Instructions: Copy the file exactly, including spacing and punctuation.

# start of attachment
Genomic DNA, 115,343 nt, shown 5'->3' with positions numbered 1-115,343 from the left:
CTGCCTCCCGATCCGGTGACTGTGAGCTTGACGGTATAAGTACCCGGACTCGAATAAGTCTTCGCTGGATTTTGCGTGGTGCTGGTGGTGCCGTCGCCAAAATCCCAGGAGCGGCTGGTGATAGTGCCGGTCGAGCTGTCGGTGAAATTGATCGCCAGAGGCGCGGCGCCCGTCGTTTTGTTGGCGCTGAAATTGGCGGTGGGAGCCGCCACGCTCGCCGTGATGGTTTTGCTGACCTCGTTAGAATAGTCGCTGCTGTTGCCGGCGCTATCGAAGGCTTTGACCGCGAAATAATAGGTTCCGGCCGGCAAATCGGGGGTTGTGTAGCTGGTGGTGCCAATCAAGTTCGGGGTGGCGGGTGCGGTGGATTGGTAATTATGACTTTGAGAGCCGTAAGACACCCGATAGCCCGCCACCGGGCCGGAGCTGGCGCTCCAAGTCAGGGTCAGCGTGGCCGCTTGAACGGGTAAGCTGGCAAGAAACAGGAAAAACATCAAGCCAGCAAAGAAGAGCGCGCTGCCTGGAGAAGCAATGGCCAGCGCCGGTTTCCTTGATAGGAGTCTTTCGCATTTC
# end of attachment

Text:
Genomic DNA, 115,343 nt, shown 5'->3' with positions numbered 1-115,343 from the left:
CTGCCTCCCGATCCGGTGACTGTGAGCTTGACGGTATAAGTACCCGGACTCGAATAAGTCTTCGCTGGATTTTGCGTGGTGCTGGTGGTGCCGTCGCCAAAATCCCAGGAGCGGCTGGTGATAGTGCCGGTCGAGCTGTCGGTGAAATTGATCGCCAGAGGCGCGGCGCCCGTCGTTTTGTTGGCGCTGAAATTGGCGGTGGGAGCCGCCACGCTCGCCGTGATGGTTTTGCTGACCTCGTTAGAATAGTCGCTGCTGTTGCCGGCGCTATCGAAGGCTTTGACCGCGAAATAATAGGTTCCGGCCGGCAAATCGGGGGTTGTGTAGCTGGTGGTGCCAATCAAGTTCGGGGTGGCGGGTGCGGTGGATTGGTAATTATGACTTTGAGAGCCGTAAGACACCCGATAGCCCGCCACCGGGCCGGAGCTGGCGCTCCAAGTCAGGGTCAGCGTGGCCGCTTGAACGGGTAAGCTGGCAAGAAACAGGAAAAACATCAAGCCAGCAAAGAAGAGCGCGCTGCCTGGAGAAGCAATGGCCAGCGCCGGTTTCCTTGATAGGAGTCTTTCGCATTTC